January 21, 2014.
Daily Reading: Psalms 6-8.
Background: Psalm 3-5.
All three of these Psalms are attributed to David, a man after God’s own heart (ref. I Samuel 13:14). David was well in tune with the Spirit of God and he often expressed his emotion in the form of a psalm. These have been recorded and have strengthened the souls of many who have looked towards the Lord in their time of need over the years.
Concepts and Connections.
1. We are weak: It would seem that David writes this psalm in a time of healing, perhaps after he has fallen into sin, repented and is struggling to climb out of the guilt that is associated with it. Though it is hard to say what David was referencing exactly, David’s prayer is for deliverance. This could be both deliverance from sin and from his enemies. David recognizes that we are weak. There is no pretending to be strong in his words, nor is there a false sense of complete self competence. We are not able to rely on ourselves alone, but we must rely on the Lord if we are to thrive. It is through His strength and His power that we are able to fully realize our potential and purpose in life. When we are in the process of healing, we need only ask the Lord for His deliverance.
2. The Lord hear’s our prayer: David ends this psalm by expressing his confidence in the Lord. As far as we know, the Lord didn’t come to him and physically tell him that He had delivered David (though this is not outside the realm of possibilities as David prophesied through the Spirit at times). All we know for sure is that David was confident that the Lord had heard His prayer and that his enemies should be on alert, for the Lord was on David’s side. We can be confident that the Lord hears the prayers of His children and will respond accordingly (cf. Psalm 34:17). Though this does not necessarily mean that God will answer our prayers in the way that we would like Him to, it does mean that He will answer them according to His infinite wisdom. The Lord cares about His children. We should never underestimate the love He has for us.
1. Taking refuge in the Lord: David’s relationship with the Lord is a model that we should all strive to reach. He was so close to Him that he felt completely safe in His arms. David took refuge in the Lord when the situation around him was anything but peaceful. When his soul was troubled, he cried out to the Lord and entered into His peace. The Lord should be our Rock and Guide just as He was for David. When we are in trouble, we should run to Him. In times of distress, our soul should cry out to Him. When things are going well, we should praise Him with all our heart. Let us become people after God’s own heart.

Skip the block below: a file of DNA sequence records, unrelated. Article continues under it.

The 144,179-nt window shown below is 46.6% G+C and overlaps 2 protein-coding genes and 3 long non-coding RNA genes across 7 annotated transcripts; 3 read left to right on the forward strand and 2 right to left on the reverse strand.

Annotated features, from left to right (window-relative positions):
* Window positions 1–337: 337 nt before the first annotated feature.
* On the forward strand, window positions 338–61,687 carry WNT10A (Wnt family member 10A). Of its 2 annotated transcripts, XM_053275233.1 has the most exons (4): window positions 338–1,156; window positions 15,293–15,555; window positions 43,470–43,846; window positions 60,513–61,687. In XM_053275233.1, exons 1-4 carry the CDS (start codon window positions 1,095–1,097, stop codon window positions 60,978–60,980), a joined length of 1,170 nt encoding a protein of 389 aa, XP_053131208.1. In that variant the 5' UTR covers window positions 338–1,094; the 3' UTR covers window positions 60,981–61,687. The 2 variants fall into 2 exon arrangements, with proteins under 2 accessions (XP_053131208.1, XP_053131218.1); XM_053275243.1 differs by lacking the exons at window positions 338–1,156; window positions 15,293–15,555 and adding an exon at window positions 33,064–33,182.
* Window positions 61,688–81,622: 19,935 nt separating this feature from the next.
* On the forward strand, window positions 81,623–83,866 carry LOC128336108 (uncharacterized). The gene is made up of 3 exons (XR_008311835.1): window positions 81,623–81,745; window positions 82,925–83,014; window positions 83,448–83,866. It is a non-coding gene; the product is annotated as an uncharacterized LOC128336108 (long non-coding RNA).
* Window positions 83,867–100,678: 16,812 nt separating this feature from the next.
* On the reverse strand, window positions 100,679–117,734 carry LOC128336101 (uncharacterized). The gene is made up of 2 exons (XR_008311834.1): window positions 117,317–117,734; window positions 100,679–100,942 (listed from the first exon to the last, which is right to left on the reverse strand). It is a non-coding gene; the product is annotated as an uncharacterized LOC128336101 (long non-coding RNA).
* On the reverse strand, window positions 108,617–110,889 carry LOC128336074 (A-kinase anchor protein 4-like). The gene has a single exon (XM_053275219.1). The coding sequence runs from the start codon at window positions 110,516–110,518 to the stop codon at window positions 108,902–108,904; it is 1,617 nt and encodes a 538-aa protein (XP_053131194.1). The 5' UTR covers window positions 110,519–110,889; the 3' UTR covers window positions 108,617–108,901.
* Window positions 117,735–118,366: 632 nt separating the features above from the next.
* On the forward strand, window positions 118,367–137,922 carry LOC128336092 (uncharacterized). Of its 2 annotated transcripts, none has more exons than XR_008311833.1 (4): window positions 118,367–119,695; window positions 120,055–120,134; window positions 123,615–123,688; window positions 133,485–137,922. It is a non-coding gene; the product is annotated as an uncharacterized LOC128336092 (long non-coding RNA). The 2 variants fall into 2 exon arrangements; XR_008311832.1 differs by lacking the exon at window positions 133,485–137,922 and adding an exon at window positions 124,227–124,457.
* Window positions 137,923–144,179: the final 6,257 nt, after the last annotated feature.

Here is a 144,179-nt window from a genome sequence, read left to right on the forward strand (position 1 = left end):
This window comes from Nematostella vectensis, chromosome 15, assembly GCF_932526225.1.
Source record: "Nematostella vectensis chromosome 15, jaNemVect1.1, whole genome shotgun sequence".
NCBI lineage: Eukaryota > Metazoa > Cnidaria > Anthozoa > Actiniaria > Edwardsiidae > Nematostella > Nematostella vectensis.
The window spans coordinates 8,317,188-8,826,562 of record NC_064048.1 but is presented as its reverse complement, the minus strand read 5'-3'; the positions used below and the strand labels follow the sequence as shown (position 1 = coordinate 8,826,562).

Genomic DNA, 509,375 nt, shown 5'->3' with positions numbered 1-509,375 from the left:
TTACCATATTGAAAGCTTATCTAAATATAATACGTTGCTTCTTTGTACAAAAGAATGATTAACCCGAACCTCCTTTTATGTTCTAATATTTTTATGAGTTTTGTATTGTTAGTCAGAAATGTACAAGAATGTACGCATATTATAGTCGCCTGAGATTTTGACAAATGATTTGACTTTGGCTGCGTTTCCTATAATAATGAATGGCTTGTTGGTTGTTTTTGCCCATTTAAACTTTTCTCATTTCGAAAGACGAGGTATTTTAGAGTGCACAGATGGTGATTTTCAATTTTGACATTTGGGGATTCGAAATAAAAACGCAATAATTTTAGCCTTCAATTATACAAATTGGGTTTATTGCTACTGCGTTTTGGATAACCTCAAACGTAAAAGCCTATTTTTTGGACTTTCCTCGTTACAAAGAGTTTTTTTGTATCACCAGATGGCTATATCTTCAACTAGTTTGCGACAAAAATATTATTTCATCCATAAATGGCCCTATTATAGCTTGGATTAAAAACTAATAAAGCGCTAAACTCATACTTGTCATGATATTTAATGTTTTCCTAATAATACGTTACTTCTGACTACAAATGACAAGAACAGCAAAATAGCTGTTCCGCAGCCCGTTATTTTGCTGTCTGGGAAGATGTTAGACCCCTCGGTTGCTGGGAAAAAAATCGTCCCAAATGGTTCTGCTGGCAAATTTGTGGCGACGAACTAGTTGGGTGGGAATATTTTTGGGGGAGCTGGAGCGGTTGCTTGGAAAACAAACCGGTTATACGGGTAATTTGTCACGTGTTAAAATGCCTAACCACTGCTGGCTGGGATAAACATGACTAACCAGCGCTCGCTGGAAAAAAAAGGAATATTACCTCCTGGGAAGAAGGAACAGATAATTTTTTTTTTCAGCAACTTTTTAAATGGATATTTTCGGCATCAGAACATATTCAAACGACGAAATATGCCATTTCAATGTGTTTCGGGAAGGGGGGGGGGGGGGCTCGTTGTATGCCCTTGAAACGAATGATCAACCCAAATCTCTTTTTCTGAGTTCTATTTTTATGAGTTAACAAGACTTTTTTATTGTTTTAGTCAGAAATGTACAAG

2. Judgement: Just as David felt safe in the arms of the Lord, here he actually asks for His judgement. “Judge me, O Lord, according to your righteousness.” This is a bold move by David, for we know that we are sinful creatures and we often fall short of the glory of God (cf. Romans 3). But David knew that the Lord would deliver the righteous, and show mercy to those who called upon His name. David’s shield was God, for he had an upright heart. David messed up on different occasions in his life, but his heart remained devoted to the Lord. For this he was both delivered from his enemies and blessed to have a descendent on the throne forever, with the final and reigning king as Christ (cf. Psalm 132:11 and Luke 1:26-33). David also knew that the Lord was a righteous judge who would not spare the unrighteous who had not come to repentance, but would devote them to destruction because of the iniquity that is within them. God is holy and righteous, and He will judge us accordingly.
1. Giving the Father praise: “Oh Lord, our Lord, how majestic is your name in all the earth.” This is the opening and closing line to the psalm that David wrote as a praise to the Father above. These words ring true throughout time, as we too sing a song that incorporates them into it, praising the Father who created all things. David used the glory of the heavens above him to praise the One who formed them. Their glory spoke ultimately to His glory. In this moment of praise, David realized how little we are compared to God, which caused him to marvel that God would even think about mankind, much less show His steadfast love to us. Let us ever praise the Father, glorifying His name through the work of His hands.
2. The dominion of man comes solely from God: It is evident that man has been given dominion over all animals that roam this earth. We are set apart from them and are considered to be in a higher order when compared to other living things on this earth. But where did this dominion come from? Where did our ability to think and reason come from? From whom were we granted deliverance and power over nature? Our dominion comes directly from the Father. He has made man just lower than the heavenly beings (i.e. angels and spiritual creatures, cf. Revelation 5:8-13) and given him power on the earth (see Genesis 1:26-28). Though mankind was given dominion in the beginning, it is not until after the flood that God puts the fear of man in all living creatures (see Genesis 9:1-2). However, without God, we would never have this dominion. This is yet another reminder that everything that we have, our talents and abilities, are given to us as a gift from God. For this we should praise Him just as David did.
Tomorrow’s Reading: Job 6-7.
Let the Lord deliver you.